words will give the doctor a clearer picture of the pain you are
Since doctors rely on your description of pain to help guide
treatment, you may want to keep a pain diary to record your pain
sensations. On a daily basis, you can describe the situations that
cause or alter the intensity of your pain, the sensations and
severity of your pain, and your reactions to the pain. For example:
"On Monday night, sharp pains in my knees produced by housework
interfered with my sleep; on Tuesday morning, because of the pain,
I had a hard time getting out bed. However, I coped with the pain
by taking my medication and applying ice to my knees." The diary
will give the doctor some insight into your pain and may play a
critical role in the management of your disease.
The doctor will usually do the following:
- Take your medical history and ask questions such as: How long
have you had this problem? How intense is the pain? How often does
it occur? What causes it to get worse? What causes it to get
- Review the medications you are using
- Conduct a physical examination
- Take blood and/or urine samples and request necessary
- Ask you to get x-rays taken or undergo other imaging procedures
such as a CAT scan (computerized axial tomography) or MRI (magnetic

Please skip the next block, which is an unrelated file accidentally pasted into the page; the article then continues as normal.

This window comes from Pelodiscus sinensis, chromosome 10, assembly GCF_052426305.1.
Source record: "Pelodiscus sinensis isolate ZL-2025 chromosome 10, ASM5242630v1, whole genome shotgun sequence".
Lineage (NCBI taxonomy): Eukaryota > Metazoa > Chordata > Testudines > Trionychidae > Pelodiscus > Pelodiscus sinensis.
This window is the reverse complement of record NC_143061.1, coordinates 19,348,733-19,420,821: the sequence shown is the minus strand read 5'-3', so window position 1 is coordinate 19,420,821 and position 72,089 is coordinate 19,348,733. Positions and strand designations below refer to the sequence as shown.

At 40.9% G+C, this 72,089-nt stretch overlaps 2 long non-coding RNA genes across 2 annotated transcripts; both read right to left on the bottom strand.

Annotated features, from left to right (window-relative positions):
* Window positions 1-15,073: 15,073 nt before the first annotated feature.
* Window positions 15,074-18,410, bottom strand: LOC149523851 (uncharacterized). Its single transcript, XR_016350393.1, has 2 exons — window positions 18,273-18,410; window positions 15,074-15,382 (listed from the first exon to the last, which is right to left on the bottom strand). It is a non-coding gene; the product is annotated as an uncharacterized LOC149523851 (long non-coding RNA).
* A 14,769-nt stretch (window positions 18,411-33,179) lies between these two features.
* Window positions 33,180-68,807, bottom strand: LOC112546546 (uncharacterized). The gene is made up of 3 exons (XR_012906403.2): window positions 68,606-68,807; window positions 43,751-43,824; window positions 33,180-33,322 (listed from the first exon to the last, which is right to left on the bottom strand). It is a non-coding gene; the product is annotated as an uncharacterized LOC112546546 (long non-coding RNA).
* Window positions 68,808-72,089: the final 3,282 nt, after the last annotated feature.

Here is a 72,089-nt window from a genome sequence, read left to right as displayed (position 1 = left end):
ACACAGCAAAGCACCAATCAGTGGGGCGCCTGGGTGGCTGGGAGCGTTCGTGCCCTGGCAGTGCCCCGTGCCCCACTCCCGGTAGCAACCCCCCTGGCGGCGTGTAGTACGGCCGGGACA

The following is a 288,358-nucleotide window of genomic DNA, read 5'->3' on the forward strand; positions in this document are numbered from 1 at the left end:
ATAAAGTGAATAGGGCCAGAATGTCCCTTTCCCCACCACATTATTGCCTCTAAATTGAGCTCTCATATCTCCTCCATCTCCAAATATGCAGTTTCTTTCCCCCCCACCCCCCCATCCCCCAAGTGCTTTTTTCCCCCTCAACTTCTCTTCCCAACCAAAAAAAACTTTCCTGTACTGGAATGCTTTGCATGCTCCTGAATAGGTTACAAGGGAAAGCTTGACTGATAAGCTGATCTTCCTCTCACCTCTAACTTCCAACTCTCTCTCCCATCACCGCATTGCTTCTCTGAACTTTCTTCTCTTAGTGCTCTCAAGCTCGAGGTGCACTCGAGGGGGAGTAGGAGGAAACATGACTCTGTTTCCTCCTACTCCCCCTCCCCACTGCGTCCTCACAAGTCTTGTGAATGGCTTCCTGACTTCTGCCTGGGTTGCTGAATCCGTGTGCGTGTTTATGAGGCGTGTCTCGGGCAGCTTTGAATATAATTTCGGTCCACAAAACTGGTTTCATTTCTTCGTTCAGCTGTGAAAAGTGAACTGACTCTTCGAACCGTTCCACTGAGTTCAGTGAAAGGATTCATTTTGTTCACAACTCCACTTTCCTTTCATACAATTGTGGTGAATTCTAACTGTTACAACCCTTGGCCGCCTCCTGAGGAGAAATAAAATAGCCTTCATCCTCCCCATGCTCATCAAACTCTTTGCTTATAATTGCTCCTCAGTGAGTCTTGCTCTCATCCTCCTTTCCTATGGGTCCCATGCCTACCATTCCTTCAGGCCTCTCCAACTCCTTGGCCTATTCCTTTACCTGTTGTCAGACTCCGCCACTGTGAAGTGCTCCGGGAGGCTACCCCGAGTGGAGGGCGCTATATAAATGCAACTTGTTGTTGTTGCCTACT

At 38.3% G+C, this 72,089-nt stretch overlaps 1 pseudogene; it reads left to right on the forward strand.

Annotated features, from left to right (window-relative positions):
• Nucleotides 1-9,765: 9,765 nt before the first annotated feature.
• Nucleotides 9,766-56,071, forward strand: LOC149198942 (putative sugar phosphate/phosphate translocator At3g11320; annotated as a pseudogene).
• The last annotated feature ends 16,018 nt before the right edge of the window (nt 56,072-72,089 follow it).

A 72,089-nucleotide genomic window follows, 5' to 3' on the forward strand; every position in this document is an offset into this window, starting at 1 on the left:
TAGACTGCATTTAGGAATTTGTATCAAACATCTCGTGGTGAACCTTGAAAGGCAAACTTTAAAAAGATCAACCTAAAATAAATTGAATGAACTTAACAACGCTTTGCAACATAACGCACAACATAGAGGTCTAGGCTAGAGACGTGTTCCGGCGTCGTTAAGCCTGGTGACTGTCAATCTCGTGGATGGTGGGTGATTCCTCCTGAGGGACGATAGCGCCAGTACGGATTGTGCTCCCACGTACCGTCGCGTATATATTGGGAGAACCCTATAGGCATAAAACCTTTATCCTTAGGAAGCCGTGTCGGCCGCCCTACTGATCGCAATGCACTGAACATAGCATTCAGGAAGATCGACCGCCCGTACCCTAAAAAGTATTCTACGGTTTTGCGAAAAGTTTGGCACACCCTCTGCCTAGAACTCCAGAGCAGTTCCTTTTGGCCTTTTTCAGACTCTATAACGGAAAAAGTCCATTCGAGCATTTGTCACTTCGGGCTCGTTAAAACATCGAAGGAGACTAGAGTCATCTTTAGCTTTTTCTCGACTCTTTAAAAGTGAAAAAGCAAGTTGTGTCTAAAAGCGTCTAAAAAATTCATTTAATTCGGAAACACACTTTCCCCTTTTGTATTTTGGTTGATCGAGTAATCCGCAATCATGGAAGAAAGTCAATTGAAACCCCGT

Once the doctor has done these things and reviewed the results
of any tests or procedures, he or she will discuss the findings
with you and design a comprehensive management approach for the
pain caused by your osteoarthritis or rheumatoid arthritis.
A number of different specialists may be involved in the care of
an arthritis patient-often a team approach is used. The team may
include doctors who treat people with arthritis (rheumatologists),
surgeons (orthopaedists), and physical and occupational therapists.
Their goal is to treat all aspects of arthritis pain and help you
learn to manage your pain. The physician, other health care
professionals, and you, the patient, all play an active role in the
management of arthritis pain.
There is no single treatment that applies to all people with
arthritis, but rather the doctor will develop a management plan
designed to minimize your specific pain and improve the function of
your joints. A number of treatments can provide short-term pain
-Because people with osteoarthritis have very
little inflammation, pain relievers such as acetaminophen (Tylenol)
may be effective. Patients with rheumatoid arthritis generally have
pain caused by inflammation and often benefit from aspirin or other
nonsteroidal anti- inflammatory drugs (NSAIDs)such as ibuprofen
(Motrin or Advil).
- Heat and cold
-The decision to use either heat or cold
for arthritis pain depends on the type of arthritis and should be
discussed with your doctor or physical therapist. Moist heat, such
as a warm bath or shower, or dry heat, such as a heating pad,
placed on the painful area of the joint for about 15 minutes may
relieve the pain. An ice pack (or a bag of frozen vegetables)